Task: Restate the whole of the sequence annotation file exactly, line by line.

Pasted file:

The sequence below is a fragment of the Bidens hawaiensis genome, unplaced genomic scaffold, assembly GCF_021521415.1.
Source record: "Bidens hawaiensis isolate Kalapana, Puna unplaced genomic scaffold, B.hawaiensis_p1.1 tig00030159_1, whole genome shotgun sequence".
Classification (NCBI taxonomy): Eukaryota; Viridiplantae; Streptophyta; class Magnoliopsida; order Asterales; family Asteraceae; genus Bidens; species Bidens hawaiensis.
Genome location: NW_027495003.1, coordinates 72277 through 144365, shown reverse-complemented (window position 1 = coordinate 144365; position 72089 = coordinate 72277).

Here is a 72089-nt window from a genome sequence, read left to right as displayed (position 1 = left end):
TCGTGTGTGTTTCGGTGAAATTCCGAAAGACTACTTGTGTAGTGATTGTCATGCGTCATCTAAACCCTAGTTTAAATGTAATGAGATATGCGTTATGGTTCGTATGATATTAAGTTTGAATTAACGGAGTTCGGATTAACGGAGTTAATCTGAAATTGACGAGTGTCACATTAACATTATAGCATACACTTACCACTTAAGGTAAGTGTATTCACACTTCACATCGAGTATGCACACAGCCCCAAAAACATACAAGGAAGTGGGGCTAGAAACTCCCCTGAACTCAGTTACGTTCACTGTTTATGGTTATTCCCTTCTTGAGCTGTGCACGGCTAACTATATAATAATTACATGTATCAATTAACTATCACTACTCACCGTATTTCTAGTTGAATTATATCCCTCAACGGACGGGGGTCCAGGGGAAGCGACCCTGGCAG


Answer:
The sequence below is a fragment of the Bidens hawaiensis genome, unplaced genomic scaffold, assembly GCF_021521415.1.
Source record: "Bidens hawaiensis isolate Kalapana, Puna unplaced genomic scaffold, B.hawaiensis_p1.1 tig00030159_1, whole genome shotgun sequence".
Classification (NCBI taxonomy): Eukaryota; Viridiplantae; Streptophyta; class Magnoliopsida; order Asterales; family Asteraceae; genus Bidens; species Bidens hawaiensis.
Genome location: NW_027495003.1, coordinates 72277 through 144365, shown reverse-complemented (window position 1 = coordinate 144365; position 72089 = coordinate 72277).

Here is a 72089-nt window from a genome sequence, read left to right as displayed (position 1 = left end):
TCGTGTGTGTTTCGGTGAAATTCCGAAAGACTACTTGTGTAGTGATTGTCATGCGTCATCTAAACCCTAGTTTAAATGTAATGAGATATGCGTTATGGTTCGTATGATATTAAGTTTGAATTAACGGAGTTCGGATTAACGGAGTTAATCTGAAATTGACGAGTGTCACATTAACATTATAGCATACACTTACCACTTAAGGTAAGTGTATTCACACTTCACATCGAGTATGCACACAGCCCCAAAAACATACAAGGAAGTGGGGCTAGAAACTCCCCTGAACTCAGTTACGTTCACTGTTTATGGTTATTCCCTTCTTGAGCTGTGCACGGCTAACTATATAATAATTACATGTATCAATTAACTATCACTACTCACCGTATTTCTAGTTGAATTATATCCCTCAACGGACGGGGGTCCAGGGGAAGCGACCCTGGCAG